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Texu Kim

Texu Kim

Līlā (Midwest premiere) (10 min)

Chia-Hsuan Lin, conductor

Līlā (pronounced as “Lee-Luh”) is a Sanskrit word that can mean any form of performing arts (play, dance, etc.) by gods (though anything can be a god in Hinduism). This piece, Līlā, draws inspiration from the Korean shamanistic ritual called gut. A gut serves various functions: to comfort the dead and send them to where they belong, to heal the unwell by expelling the devil, and to bless a community, such as a family, company, or town. A gut session would be hours long, containing as many as two dozen sections.

While rhythm is the driving force in many sections, as with shamanistic rituals in other cultures, the gut is distinct for its melodic system (called tori), which has become the basis of many different Korean folk music genres, including pansori (epic saga) and sanjo (virtuosic instrumental solo music). The melody in the gut is sung by the shaman and performed by a string or reed player. In this melodic system, specific notes are elaborated by descending glissando and some others by wide vibrato.

There are a handful of basic rhythmic patterns called jangdan (meaning long and short) and their countless variations. Those basic jangdans differ from one another concerning tempo and meter. However, most of them are related to each other by augmentation/diminution, allowing the entirety to be cohesive. This is one of the concepts I applied to my piece, though the principal rhythmic pattern in my work (a seven-beat pattern) is not from the gut tradition. Similarly, no specific gut melody is quoted in Līlā, although the pitch contents reflect the melodic system and speech patterns.

The gut differs from other related traditions (like danse macabre, for example) by its ultimate goal being the pursuit of the well-being of the living. It also exhibits humanistic values through its captivating (thus entertaining) music, full of cathartic quality and boundless energy.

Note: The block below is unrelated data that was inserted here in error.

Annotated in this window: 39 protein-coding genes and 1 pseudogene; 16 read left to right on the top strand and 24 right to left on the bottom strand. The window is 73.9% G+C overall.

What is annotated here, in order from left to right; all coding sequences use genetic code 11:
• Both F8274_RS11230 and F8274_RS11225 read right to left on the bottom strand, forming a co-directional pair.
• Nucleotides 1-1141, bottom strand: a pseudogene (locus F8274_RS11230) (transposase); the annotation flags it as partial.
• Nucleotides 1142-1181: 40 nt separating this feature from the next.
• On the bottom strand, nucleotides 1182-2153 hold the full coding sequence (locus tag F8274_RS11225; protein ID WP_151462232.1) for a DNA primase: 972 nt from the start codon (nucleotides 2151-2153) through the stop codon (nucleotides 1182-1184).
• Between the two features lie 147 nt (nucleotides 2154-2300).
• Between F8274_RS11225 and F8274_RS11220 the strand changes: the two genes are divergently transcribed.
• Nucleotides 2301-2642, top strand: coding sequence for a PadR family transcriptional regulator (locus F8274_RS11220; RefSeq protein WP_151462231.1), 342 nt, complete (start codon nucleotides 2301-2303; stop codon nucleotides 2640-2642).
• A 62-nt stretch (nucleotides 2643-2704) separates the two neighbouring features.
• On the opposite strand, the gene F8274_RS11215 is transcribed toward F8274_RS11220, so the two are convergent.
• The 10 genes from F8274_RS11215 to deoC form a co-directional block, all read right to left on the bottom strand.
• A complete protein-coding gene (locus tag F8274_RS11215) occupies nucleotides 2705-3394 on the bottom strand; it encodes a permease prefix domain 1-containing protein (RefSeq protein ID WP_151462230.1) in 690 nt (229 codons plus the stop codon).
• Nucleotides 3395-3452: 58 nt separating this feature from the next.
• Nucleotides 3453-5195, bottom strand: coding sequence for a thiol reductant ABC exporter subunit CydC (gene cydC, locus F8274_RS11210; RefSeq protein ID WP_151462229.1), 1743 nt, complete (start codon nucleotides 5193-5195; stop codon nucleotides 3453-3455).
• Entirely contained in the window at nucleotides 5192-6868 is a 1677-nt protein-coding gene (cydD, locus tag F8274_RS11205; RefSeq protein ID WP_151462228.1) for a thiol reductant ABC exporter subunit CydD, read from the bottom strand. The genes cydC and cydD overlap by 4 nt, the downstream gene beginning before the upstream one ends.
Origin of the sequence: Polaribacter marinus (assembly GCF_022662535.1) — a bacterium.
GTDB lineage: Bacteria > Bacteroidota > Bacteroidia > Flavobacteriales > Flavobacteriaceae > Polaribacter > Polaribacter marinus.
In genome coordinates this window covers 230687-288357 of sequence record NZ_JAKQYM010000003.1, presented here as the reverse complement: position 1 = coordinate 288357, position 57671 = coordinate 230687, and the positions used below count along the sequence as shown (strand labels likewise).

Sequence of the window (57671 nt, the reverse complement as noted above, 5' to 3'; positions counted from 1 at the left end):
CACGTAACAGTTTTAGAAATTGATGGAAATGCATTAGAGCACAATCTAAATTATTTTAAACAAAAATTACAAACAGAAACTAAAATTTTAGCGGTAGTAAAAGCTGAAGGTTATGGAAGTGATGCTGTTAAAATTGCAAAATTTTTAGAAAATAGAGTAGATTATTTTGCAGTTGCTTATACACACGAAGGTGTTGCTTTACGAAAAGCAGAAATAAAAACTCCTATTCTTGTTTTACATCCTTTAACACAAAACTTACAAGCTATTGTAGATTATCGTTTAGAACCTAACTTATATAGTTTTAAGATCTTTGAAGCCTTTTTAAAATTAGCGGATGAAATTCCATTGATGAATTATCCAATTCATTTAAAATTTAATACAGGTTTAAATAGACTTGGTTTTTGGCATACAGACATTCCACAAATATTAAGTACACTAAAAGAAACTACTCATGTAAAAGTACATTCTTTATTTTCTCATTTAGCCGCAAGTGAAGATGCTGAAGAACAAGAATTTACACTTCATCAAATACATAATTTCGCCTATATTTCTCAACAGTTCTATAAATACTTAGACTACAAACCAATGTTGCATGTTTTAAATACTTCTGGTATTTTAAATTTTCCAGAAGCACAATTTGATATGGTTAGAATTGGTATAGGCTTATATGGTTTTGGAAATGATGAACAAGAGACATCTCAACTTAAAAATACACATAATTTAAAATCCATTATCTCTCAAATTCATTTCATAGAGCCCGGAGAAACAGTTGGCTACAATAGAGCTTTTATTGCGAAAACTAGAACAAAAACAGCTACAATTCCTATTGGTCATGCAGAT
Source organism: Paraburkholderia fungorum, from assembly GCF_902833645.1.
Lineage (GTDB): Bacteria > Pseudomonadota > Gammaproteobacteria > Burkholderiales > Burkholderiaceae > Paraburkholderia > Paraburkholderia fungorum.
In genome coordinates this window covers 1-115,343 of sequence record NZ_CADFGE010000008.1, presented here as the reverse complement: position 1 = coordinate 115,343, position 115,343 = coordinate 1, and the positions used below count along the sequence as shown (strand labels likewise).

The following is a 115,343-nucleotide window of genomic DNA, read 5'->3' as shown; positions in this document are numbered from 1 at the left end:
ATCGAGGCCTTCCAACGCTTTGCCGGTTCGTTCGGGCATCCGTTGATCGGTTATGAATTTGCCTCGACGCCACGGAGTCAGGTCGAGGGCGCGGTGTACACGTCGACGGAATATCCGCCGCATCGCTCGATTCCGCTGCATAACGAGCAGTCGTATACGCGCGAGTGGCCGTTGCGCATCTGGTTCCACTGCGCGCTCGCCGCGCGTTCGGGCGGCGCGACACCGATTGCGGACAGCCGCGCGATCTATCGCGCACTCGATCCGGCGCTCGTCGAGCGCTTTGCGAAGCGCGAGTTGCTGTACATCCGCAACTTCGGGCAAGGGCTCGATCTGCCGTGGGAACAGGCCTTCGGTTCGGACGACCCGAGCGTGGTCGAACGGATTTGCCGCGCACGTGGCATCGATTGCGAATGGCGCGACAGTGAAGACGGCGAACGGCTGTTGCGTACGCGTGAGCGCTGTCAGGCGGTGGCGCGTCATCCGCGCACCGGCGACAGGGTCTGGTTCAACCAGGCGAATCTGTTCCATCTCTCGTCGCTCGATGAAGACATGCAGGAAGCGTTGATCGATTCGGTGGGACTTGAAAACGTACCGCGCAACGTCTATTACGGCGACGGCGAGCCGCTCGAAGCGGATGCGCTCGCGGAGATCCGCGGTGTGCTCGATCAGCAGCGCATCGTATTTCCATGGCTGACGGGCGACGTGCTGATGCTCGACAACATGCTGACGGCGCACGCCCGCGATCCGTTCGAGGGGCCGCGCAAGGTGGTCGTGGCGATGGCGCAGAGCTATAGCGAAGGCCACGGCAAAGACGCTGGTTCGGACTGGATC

The gut is considered one of the highest art forms in Korea, where the phrase “shaman-like” means “viscerally intuitiveas a performer.” This piece is written in memory of the Music Director Laureate of the Oakland Symphony, maestro Michael Morgan (1957-2021), one of the most shaman-like musicians I have worked with.

Līlā is commissioned by the Barlow Endowment for Music Composition at Brigham Young University.

Texu Kim ©2024

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Wolfgang Amadeus Mozart

Wolfgang Amadeus Mozart

Piano Concerto No. 18 (29 min)

Richard Goode, piano

The log of compositions that Wolfgang Amadeus Mozart began keeping early in 1784 provides a staggering snapshot of his working life at the peak of his popularity in Vienna. Between February 9 and April 12, he added four new piano concertos — works that were the highlights of his self-produced concert series. He completed another, this Piano Concerto No. 18, at the end of September, and one more in December, rounding out what turned out to be his most fruitful year for concertos.

When Mozart’s father Leopold was visiting that winter, he sent a letter home to Mozart’s sister Nannerl reporting on a recent performance of a new piano concerto, which scholars suspect was this Piano Concerto in B-flat; “I had the great pleasure of hearing all the interplay of the instruments so clearly,” he wrote, “that for sheer delight tears came to my eyes.” The letter also mentioned that Mozart had written the concerto for a blind piano virtuoso then in Paris, Maria Theresia von Paradis, whose surname sometimes appears as a nickname for this concerto.